Complexity verus simplicity ( WAS: Motorola Motofone User Experience)
7 Dec 2006 - 11:31am
7 years ago
> ...I'd love to be able to find a > cell phone that isn't burdened down (and made too complex) by hosts of
> features I neither want nor need nor use.
Josh Viney replied:
>...why build a phone that has to be a pure phone and can never be more > than that? Why not build a phone that starts off as a simple phone, but
> can grow with users as they demand more functionality?...
I love that idea. One thing I've always hated about software is the
unending feature creep. For the first few years, each new release has
great new things that everyone needs. But once the developers have hit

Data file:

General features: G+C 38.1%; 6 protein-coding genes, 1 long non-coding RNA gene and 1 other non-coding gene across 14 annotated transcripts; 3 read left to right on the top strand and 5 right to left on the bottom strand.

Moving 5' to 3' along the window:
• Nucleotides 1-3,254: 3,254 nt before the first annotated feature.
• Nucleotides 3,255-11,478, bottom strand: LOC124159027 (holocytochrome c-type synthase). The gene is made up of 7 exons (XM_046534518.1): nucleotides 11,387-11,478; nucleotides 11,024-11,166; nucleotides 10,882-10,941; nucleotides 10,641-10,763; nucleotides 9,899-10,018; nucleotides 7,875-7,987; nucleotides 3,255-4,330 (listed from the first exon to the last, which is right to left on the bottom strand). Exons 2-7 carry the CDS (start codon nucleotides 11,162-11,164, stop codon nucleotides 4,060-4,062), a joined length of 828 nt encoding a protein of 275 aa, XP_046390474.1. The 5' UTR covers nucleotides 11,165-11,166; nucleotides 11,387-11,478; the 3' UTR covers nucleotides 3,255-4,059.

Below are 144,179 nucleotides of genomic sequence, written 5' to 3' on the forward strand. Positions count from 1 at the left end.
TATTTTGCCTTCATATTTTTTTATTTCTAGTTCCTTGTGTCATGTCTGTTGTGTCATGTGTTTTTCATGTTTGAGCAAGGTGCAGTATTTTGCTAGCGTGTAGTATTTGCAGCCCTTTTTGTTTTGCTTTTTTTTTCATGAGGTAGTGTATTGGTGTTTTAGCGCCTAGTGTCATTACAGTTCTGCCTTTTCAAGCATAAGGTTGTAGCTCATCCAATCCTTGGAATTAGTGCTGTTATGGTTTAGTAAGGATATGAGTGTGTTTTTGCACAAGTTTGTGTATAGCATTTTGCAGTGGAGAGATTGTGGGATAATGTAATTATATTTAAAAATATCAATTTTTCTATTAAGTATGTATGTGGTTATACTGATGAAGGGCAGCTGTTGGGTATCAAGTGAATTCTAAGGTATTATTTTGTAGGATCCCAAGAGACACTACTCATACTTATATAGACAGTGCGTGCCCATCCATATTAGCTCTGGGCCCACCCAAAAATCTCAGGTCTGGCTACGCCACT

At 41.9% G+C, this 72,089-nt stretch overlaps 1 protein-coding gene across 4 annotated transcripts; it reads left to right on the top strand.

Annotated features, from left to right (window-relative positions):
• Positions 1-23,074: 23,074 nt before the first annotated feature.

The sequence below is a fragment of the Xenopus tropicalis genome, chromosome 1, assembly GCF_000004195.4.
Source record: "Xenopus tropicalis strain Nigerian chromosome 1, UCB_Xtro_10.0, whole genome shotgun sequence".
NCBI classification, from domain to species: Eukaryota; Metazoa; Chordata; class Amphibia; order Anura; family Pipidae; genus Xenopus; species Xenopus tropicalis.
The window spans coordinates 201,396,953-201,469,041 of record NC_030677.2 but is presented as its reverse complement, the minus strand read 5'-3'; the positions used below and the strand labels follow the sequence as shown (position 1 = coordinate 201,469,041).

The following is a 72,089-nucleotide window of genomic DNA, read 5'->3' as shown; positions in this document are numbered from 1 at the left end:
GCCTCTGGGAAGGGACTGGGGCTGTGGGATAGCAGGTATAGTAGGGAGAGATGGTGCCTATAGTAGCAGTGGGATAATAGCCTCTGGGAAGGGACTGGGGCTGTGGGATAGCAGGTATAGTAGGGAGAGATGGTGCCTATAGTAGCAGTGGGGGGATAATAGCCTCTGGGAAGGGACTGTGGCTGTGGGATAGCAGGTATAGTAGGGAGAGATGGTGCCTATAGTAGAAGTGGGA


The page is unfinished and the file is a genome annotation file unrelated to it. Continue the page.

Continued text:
all the main points, later releases get features that appeal to fewer
and fewer people, while adding complexity for everyone else. I used to
love Microsoft Word, up until around version 3. Now I can't use it for
more than a few minutes without yelling at my computer in frustration.
I wish I could still buy Word with version 3 features only, but updated
to run on the new machines, save/load new file formats, etc.
At UPA this year, a researcher from Samsung (Dongseuk Lee) gave a
presentation on the topic of feature creep, with lots of examples from
the cell-phone world. Forces that cause it, how to fight back, etc.
I'd love to be able to buy simpler, low-featured versions of software,
and then add on additional features as needed. New releases of the core
software would focus on improving stability and ease of use among the
Apple is doing something similar with iLife (simple versions of more
complex software), and Adobe with things like Photoshop Elements. but
as they do additional revs of these low-end packages, I wonder if
they'll be able to resist the siren song of feature creep and keep them
clean and simple?